• Finally, I realised that I didn’t know the story half as well as I thought I did. I originally thought it was a love story. A warped, fucked up, twisted love story, because lets face it, anything I write is bound to go that way, but a love story none the less. I thought the story was about this girl and this guy and everything that happened between them. Damn was I wrong about that. The story has nothing to do with the guy, the guy is incidental. The story is about the girl, her life, her feelings, her reactions. In short, it is about everything that happens to a person when something fucks them up far too young.

A while ago I was musing on the character of Evelyn Dempsey and wondering where the hell she’d come from. I had started DBM with a rough idea of exploring a particular relationship from my past and the profound impact it had upon me. As such it seemed natural to me that the book be about that relationship. I don’t think it ever occurred to me to make it about anything else. Over the course of writing it, however, which I must say I have found to be an agonising process, I have discovered many things. First and foremost, my view of that particular relationship has changed drastically in the last year as a result of finally getting some one-to-one therapy to treat my Bipolar Disorder.

A relationship which, at one point, seemed to me to be the most important thing in the world, now seems incidental. A love I had once through to be great beyond measure, to supersede all else in my life, to be so great that the loss of it had killed me in spirit if not in fact, suddenly became pale.

The person I was with was not who I had always imagined him to be. My feelings concerning him, and everything that happened while I was with him, were far more complex than a simple teenage love affair.

Love Rose

It wasn’t about him.

It was about me.

This was a fairly major revelation, one which has left me exhausted and drained but oddly hopeful. The knock-on effect however was that during camp I approached DBM with a different perspective, and realised that Evelyn’s great love is not the point of her story. It’s not the heart of her story. It is a result of her story, a side effect, the end point of a much longer and far more profound journey.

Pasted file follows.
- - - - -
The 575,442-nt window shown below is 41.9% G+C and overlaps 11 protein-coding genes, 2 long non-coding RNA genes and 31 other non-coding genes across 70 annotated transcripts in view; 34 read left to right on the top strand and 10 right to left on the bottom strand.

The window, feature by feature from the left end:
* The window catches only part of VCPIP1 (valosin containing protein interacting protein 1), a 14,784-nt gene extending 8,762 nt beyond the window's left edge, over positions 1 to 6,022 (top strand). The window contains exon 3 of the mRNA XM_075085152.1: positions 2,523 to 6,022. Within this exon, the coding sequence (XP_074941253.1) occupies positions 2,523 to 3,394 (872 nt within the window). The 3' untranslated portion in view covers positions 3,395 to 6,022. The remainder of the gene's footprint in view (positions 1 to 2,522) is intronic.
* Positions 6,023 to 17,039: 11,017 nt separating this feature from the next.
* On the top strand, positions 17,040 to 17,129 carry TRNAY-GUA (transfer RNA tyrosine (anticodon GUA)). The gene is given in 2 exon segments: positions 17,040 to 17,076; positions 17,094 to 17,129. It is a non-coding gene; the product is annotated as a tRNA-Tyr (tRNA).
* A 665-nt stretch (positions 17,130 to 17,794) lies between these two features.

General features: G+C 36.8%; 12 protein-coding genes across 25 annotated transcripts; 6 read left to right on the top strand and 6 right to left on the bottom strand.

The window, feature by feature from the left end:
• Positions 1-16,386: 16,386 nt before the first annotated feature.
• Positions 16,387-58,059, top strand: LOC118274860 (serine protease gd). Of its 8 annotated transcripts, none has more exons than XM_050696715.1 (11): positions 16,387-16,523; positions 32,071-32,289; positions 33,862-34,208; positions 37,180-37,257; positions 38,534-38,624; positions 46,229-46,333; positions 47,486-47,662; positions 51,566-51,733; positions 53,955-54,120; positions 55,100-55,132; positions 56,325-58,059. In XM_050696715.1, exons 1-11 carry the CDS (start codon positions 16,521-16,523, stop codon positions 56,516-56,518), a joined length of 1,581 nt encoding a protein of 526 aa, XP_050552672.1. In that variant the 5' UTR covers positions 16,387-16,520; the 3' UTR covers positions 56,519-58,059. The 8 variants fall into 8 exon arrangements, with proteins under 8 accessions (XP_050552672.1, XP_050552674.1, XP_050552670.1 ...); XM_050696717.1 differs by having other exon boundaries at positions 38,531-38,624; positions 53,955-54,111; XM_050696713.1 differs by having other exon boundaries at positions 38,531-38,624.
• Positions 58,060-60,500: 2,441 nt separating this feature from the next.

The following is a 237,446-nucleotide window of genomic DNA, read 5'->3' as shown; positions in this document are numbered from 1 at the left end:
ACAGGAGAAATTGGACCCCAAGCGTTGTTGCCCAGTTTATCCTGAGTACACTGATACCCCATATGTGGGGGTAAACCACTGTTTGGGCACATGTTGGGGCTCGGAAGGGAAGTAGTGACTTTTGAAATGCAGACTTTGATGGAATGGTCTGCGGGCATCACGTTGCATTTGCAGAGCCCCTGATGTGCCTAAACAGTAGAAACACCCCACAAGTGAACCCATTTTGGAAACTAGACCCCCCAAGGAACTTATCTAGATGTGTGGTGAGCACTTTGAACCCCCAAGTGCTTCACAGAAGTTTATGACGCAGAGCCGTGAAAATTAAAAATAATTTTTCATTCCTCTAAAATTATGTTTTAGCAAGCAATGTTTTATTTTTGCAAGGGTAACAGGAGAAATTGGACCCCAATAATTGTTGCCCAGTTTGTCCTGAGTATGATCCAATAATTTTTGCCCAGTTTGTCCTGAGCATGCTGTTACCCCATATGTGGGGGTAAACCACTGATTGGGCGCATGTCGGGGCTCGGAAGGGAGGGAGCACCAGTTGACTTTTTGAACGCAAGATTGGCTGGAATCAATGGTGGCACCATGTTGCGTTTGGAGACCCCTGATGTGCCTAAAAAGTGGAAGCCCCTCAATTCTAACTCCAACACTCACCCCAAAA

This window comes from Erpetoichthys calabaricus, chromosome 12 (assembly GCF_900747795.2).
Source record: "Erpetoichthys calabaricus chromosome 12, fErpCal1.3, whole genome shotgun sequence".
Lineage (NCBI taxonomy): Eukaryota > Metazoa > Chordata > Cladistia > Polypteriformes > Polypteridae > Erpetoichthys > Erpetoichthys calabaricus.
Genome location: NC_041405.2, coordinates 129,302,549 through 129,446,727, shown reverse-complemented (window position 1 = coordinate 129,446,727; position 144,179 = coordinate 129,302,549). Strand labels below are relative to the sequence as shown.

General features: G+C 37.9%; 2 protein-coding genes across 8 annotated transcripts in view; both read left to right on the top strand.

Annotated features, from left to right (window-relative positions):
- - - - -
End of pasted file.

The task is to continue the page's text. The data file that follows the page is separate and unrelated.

The novel is not about teenage romance. Even had the relationship remained the focal point of the novel, it would never have been a conventional romance due to the way in which it is structured, and the fact that the object of Evelyn’s affections was barely in it. This really should have told me everything I needed to know from the start. I was writing a love story in which one of the main parties was conspicuously absent. There was a reason for that.

It wasn’t his story.

It was Evelyn’s.

And Evelyn’s story is far from being one about love – although there is a great deal of love within it. At its heart, Evelyn’s story is one of abuse: abusive things done to her, by her, for her, and to herself.

Once I figured that out, everything made a lot more sense. The whole thing came together in a way I had never foreseen and there, suddenly, was my thread, the thing connecting all the dots. There too was the section I had been missing, the part I had been unable to figure out, but it wasn’t the third quarter of the novel, it was the first part, it was the beginning, it was the seven years I had been planning to miss out and only allude to, because I didn’t think the book was about those seven years. I thought it was a love story.

Honestly I should have known better. I’m far too cynical to ever write a love story.

And so July passed, with each day spent writing or working on these new found discoveries. I came far short of my 30K goal for Camp NaNo, but I feel I’ve achieved far more than I could have done by simply churning out words.

Words do not a novel make.

To craft a novel, you must carve out your own heart. Then you must take the bloody knife, and turn it on your characters.